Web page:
23,000 year old stone wall found at entrance to cave in Greece

Photo provided by the Greek Culture Ministry shows an prehistorical stone wall
An undated handout photo provided by the Greek Culture Ministry shows an prehistorical stone wall. The ministry said Greek experts discovered the oldest stony wall of the country, blocking the entrance of a cavern for 23,000 years in Thessalia, in the north.

The oldest stone wall in Greece, which has stood at the entrance of a cave in Thessaly for the last 23,000 years, has been discovered by palaeontologists, the ministry of culture said Monday.

The age of the find, determined by an optical dating test, singles it out as "probably one of the oldest in the world", according to a ministry press release.

"The dating matches the coldest period of the most recent ice age, indicating that the cavern's paleolithic inhabitants built it to protect themselves from the cold", said the ministry.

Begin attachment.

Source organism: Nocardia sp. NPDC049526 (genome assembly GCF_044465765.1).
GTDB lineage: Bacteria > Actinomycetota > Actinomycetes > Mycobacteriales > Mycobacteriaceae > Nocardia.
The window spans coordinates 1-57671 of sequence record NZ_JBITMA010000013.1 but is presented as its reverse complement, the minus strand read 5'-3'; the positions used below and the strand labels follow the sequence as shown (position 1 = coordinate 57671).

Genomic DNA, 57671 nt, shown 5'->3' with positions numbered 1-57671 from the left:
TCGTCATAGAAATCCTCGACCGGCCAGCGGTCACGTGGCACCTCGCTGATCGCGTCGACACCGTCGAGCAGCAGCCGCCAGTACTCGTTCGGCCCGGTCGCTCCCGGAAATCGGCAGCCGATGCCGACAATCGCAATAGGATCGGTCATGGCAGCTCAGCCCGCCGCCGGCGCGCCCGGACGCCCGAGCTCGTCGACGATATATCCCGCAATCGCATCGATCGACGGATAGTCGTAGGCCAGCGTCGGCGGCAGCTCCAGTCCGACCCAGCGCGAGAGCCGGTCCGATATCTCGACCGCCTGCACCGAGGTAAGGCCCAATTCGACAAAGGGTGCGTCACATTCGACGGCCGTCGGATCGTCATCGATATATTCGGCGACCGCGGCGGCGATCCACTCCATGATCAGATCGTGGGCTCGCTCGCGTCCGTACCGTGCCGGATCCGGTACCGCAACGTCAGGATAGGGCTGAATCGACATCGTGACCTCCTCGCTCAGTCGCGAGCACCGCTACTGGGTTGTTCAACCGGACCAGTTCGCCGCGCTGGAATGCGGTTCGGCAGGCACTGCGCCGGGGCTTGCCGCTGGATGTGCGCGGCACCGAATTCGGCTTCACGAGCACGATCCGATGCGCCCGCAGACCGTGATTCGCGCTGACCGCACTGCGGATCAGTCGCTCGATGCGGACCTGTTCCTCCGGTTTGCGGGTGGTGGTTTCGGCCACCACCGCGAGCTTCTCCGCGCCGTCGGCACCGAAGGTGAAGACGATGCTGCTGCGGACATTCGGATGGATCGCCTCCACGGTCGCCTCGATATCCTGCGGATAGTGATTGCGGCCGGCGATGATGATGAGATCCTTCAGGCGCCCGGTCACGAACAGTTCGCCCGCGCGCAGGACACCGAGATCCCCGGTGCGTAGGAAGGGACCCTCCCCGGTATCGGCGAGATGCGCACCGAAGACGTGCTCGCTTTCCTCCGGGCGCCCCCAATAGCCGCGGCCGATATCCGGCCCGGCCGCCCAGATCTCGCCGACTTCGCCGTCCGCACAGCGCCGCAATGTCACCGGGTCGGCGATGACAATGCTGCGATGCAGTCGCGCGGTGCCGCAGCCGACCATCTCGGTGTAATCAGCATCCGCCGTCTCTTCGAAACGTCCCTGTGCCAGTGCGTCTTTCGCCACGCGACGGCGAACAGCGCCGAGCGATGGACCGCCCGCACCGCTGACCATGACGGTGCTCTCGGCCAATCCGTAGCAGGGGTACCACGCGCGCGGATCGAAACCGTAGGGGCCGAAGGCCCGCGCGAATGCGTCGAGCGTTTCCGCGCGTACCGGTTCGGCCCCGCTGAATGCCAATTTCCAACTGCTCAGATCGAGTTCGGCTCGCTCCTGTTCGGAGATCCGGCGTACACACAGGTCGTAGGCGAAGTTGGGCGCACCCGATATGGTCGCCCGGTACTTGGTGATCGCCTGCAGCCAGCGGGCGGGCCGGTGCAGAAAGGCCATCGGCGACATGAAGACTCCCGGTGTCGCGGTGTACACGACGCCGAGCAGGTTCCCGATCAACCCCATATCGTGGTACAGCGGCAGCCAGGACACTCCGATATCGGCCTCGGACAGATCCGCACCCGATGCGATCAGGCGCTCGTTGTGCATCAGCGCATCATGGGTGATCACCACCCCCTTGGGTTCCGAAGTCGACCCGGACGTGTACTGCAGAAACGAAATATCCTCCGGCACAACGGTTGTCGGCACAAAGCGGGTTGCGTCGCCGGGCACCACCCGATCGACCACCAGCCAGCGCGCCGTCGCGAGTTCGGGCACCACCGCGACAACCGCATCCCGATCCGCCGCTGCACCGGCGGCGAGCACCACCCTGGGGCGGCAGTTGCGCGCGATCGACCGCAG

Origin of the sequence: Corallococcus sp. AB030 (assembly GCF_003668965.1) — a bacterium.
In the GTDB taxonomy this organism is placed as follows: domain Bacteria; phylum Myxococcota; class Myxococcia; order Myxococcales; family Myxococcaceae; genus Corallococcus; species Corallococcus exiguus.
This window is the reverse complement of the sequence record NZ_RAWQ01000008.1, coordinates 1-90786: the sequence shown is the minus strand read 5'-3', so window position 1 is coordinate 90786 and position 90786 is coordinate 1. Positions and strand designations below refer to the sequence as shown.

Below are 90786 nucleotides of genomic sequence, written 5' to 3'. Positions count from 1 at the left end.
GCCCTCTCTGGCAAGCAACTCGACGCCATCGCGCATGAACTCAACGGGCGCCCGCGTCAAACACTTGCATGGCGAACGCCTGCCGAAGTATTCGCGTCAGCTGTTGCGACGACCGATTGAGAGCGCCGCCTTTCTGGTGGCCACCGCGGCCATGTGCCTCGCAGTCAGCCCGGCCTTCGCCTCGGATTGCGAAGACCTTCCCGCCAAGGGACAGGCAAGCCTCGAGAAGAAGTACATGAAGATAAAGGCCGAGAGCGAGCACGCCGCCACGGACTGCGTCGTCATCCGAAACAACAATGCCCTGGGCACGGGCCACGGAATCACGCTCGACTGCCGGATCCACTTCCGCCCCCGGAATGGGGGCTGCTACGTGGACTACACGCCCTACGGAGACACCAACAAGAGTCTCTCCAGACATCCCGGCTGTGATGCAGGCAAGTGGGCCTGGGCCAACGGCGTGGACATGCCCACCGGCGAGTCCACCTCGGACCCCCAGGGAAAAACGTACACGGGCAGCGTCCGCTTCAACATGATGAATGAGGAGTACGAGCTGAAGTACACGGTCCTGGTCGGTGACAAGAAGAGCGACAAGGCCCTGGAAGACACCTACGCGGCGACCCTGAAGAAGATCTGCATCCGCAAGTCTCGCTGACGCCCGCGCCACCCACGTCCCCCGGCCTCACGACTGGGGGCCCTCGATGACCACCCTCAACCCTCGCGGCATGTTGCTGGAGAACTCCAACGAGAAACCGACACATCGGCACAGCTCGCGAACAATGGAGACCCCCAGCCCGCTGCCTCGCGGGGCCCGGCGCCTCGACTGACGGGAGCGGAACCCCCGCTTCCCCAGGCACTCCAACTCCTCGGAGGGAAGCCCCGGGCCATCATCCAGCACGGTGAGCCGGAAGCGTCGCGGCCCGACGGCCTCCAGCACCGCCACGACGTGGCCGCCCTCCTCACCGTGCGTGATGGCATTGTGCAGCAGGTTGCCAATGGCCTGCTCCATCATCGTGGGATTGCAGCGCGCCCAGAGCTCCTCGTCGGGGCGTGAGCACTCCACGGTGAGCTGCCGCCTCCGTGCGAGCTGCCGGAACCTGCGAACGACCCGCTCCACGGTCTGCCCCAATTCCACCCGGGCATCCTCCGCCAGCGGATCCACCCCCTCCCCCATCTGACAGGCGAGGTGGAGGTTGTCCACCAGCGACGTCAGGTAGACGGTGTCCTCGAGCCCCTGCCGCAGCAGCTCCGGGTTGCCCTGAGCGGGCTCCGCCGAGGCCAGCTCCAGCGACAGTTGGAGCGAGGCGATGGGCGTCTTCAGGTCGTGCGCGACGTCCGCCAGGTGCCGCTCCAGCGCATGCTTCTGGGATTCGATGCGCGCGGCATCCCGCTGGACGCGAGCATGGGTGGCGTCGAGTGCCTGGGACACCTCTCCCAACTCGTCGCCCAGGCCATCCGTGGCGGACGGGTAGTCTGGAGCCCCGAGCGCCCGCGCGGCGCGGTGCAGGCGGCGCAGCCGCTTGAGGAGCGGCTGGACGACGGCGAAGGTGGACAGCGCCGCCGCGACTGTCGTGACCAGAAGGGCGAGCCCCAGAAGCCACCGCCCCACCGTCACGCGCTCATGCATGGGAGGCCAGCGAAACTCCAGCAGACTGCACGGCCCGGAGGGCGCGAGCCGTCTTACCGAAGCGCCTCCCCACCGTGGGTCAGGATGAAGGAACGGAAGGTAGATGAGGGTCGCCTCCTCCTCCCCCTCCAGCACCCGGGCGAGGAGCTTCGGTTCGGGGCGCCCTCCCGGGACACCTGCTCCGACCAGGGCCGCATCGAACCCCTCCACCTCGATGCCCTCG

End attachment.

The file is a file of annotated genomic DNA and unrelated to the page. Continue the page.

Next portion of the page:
The wall blocked two-thirds of the entrance to the , located close to Kalambaka, itself near the popular tourist area and monastic centre of Meteora in central . Greek palaeontologists have been excavating the site for the last 25 years.


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Mar 22, 2010
they really dont know why it was built. Maybe they were holing up in a cave to keep warm but the wall might have been there to keep invaders or animals out.

Mar 22, 2010
It appears to be less "built" than "piled". Maybe just the remnant of a slurry of rubble washed into the cave mouth during the Flood? I jest!

Apr 05, 2010
The age of the our specie is determined circa 80000 years. This find has 23000 years. Over 57000 years, people could learn to build walls.

Apr 08, 2010
People appear to have been making serious maritime voyages for twice this long.

High-class art had hung on the walls of French caves, for 10,000 years when this wall was built.

The great majority of people would not have a cave available: most lived in open settings, and built structures for shelter and other purposes

But most construction was of organic materials, and did not last.

We probably get some wrong ideas, by placing too much weight on what we find in caves: they were never "representative" living-contexts.

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